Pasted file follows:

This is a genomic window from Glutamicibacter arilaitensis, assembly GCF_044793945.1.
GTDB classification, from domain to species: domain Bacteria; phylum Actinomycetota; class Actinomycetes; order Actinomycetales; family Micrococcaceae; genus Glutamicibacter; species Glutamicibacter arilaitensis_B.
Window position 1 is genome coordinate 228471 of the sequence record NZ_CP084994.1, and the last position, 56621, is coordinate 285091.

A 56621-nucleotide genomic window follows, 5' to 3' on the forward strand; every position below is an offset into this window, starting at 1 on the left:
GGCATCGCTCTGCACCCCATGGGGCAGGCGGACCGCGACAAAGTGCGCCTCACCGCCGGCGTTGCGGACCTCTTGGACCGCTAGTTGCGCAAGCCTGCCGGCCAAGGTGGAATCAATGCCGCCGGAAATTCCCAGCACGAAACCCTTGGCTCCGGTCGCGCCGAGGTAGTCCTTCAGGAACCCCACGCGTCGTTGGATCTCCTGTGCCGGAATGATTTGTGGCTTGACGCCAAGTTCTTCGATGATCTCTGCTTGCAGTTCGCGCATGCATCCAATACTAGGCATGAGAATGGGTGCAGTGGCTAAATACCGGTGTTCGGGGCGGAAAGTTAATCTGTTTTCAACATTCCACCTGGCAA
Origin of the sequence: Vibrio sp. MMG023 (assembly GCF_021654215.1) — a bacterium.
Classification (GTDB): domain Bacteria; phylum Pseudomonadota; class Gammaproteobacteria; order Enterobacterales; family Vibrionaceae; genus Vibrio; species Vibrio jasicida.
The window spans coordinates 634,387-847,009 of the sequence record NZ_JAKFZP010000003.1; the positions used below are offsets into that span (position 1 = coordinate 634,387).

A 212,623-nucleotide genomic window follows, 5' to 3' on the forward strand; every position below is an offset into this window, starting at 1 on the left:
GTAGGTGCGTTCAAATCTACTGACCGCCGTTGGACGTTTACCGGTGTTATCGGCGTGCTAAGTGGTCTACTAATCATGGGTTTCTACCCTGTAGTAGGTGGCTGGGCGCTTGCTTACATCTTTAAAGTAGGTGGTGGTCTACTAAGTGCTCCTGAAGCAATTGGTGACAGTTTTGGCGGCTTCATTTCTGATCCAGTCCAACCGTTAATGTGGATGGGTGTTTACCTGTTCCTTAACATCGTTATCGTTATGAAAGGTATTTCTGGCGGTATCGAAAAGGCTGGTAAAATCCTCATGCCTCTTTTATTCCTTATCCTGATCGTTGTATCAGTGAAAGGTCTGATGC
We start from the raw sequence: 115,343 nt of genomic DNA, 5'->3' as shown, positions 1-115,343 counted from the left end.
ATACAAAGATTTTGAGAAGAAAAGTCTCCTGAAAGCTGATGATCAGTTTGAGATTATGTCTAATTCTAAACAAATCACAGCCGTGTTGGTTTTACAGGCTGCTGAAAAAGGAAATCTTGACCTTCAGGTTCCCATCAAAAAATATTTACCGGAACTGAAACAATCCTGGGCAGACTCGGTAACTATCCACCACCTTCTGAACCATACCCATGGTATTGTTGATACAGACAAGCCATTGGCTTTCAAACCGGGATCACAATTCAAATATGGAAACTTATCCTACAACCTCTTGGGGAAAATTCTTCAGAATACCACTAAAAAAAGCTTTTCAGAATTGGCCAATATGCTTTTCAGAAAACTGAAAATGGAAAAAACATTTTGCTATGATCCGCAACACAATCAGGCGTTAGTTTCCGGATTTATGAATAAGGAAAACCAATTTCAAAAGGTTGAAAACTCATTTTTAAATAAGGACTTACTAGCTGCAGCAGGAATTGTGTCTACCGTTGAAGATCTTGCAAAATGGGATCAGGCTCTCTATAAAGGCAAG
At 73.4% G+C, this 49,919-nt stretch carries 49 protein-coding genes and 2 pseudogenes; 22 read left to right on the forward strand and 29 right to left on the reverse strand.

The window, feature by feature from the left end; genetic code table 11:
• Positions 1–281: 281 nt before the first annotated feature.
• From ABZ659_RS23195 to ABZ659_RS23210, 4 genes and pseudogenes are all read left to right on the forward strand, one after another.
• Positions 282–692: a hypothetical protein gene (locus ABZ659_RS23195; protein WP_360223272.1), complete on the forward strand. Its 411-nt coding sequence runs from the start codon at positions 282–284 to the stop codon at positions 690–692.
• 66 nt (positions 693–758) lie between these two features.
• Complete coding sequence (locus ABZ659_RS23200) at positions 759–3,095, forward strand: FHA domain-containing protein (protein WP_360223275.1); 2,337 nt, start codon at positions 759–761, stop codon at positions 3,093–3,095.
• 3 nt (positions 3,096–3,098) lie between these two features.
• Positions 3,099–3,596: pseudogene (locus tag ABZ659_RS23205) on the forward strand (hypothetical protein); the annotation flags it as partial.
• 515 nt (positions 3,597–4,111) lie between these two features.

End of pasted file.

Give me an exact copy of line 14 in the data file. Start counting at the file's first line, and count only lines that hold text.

The window, feature by feature from the left end; genetic code table 11: